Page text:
|Observed by||Papua New Guinea|
|Next time||26 August 2017|
It was established on 15 August 2011 by Prime Minister Peter O'Neill, who had come to power less than two weeks earlier. The announcement came only eleven days before the first Repentance Day was to be celebrated. It was made a public holiday at the request of "a group of churches", which had initially submitted the request to O'Neill's predecessor Sam Abal, before the latter was ousted in a motion of no confidence.
Virtually no explanation of the day's purpose was provided by the government, reportedly creating some confusion among Papua New Guineans as 26 August arrived. Pastor Jack Edward of the Shema Evangelism Ministry was made Repentance Day coordinator, and said the purpose was for people to "come together and pray and ask the Lord to forgive us for the wrongs that are happening in our nation". It was intended as a day of Christian prayer, in a predominantly Christian nation. Imam Mikail Abdul Aziz, described by the Australian Broadcasting Corporation as the "spiritual leader" of Papua New Guinea's "4,000 practising Muslims", said he did not oppose the idea, but it might send a "wrong message", as repentance should occur every time a wrong is committed, rather than once a year. As the day was little publicised, many businesses were initially uncertain whether it was indeed supposed to be a public holiday, requiring them to give their employees the day off or pay them double. The Port Moresby Chamber of Commerce obtained a copy of the Government Gazette to convince its members that it was indeed a public holiday.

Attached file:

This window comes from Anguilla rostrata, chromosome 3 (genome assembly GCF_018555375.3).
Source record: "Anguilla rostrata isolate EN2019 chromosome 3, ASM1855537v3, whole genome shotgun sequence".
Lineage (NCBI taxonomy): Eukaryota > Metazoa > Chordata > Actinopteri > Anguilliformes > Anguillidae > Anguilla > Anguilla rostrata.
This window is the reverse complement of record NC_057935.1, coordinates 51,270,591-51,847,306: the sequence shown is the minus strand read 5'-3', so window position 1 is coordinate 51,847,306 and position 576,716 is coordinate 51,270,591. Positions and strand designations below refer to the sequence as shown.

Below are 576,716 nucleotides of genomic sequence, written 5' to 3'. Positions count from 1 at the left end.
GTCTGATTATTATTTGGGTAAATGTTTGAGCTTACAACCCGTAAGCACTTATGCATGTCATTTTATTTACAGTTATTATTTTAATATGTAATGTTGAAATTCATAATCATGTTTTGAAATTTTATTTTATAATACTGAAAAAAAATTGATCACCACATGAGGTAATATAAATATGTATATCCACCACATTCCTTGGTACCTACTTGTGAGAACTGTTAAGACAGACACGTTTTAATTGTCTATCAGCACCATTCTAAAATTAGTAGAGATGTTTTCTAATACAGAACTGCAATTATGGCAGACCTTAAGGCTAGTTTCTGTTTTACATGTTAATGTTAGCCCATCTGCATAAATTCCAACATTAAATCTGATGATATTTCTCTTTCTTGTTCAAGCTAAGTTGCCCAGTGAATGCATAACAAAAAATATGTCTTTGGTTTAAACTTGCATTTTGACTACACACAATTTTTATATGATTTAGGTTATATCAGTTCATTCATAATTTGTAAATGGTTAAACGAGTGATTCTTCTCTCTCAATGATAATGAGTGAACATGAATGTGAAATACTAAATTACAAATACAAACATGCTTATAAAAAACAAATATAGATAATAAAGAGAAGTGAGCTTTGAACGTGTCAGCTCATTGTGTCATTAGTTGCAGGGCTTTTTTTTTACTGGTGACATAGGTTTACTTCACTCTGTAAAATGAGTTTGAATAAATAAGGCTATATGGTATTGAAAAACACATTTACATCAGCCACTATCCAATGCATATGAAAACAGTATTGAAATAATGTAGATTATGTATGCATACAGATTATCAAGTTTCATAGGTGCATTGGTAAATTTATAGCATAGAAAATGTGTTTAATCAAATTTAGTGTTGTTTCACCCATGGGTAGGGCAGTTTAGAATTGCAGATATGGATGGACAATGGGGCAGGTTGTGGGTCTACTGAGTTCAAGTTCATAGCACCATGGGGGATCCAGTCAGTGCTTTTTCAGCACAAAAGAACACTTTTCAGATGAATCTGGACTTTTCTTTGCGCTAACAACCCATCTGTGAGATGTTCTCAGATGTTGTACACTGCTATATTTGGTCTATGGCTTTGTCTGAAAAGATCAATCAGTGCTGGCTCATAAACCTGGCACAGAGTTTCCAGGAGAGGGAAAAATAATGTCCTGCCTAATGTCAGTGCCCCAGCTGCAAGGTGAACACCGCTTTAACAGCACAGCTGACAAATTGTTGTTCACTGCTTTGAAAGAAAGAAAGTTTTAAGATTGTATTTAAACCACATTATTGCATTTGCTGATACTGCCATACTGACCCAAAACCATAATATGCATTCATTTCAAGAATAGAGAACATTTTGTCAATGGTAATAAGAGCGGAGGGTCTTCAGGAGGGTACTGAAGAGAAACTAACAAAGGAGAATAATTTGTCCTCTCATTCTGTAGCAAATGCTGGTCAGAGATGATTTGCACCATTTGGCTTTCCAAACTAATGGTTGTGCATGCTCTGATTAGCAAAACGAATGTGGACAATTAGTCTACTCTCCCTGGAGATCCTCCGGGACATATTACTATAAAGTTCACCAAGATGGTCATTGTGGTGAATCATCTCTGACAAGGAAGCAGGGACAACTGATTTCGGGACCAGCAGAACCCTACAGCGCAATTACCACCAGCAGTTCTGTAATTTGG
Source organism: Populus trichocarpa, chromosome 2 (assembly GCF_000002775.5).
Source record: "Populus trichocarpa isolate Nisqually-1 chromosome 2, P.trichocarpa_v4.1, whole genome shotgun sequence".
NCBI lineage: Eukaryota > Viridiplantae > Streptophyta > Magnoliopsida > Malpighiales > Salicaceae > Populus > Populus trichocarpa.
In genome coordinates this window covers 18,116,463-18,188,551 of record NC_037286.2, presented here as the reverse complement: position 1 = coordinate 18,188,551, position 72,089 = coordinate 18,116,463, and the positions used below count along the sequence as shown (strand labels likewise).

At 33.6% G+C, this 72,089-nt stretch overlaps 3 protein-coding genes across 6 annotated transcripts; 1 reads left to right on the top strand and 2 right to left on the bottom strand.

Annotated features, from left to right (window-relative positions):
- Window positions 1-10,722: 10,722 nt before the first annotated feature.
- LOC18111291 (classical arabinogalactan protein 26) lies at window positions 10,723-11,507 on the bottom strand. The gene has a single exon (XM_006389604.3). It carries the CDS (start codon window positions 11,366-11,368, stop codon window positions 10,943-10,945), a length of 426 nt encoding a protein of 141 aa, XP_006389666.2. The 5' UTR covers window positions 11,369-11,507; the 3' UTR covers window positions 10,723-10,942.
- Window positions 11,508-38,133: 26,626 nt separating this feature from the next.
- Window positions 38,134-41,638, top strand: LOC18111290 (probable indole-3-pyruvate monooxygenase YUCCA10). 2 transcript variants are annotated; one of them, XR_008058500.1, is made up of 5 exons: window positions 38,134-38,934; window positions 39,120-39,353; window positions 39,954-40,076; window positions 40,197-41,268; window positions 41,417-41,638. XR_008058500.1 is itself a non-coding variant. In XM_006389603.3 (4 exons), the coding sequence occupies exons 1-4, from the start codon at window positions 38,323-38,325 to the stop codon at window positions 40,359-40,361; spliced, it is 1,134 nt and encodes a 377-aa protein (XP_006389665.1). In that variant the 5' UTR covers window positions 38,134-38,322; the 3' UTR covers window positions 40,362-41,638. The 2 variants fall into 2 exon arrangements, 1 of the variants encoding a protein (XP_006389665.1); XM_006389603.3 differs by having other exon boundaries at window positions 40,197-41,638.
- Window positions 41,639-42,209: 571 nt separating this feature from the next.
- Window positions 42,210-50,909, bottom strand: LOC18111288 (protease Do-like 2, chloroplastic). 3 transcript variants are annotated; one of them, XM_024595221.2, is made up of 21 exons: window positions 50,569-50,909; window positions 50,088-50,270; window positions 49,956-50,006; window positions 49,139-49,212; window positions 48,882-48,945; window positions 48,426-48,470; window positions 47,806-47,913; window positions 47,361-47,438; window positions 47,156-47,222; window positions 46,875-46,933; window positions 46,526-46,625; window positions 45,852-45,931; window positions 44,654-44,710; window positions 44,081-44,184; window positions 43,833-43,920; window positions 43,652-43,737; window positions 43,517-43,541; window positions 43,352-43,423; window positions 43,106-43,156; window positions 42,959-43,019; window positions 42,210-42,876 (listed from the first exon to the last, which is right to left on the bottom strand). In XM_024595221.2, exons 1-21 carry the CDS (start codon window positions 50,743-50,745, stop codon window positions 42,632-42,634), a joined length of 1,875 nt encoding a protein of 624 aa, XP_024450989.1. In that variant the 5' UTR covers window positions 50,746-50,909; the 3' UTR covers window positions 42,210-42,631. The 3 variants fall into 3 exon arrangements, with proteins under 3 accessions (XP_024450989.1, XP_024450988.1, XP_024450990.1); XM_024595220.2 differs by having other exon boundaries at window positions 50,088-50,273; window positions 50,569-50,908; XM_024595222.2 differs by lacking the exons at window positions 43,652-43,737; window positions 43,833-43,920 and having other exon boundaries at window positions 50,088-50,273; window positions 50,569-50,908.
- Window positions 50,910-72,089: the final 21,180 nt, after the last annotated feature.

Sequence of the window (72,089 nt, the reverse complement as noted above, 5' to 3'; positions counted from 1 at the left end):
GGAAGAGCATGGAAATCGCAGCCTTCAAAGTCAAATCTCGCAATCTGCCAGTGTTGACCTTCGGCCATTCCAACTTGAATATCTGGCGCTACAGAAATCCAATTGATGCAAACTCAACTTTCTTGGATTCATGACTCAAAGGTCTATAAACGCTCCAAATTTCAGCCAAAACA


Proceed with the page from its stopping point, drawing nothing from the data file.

On 26 August 2011, prayer ceremonies were held in churches throughout the country. In Port Moresby, the capital, a ceremony at the Rev Sioni Kami Memorial church was attended by "representatives of 20 provinces" and various "national leaders" and "church leaders", for "special prayer and Bible readings" and "thanksgiving prayers". Participants asked God to lead the nation. A parish priest in Boroko was reported by The National as saying that religious values were "essential to our identity and our culture", and people's church attendance on such a public holiday revealed a difference between Papua New Guinean identity and that of many other countries. On Karanget Island in Madang, the day was celebrated through children depositing the national flag on a church altar, symbolically "deliver[ing] the nation to God".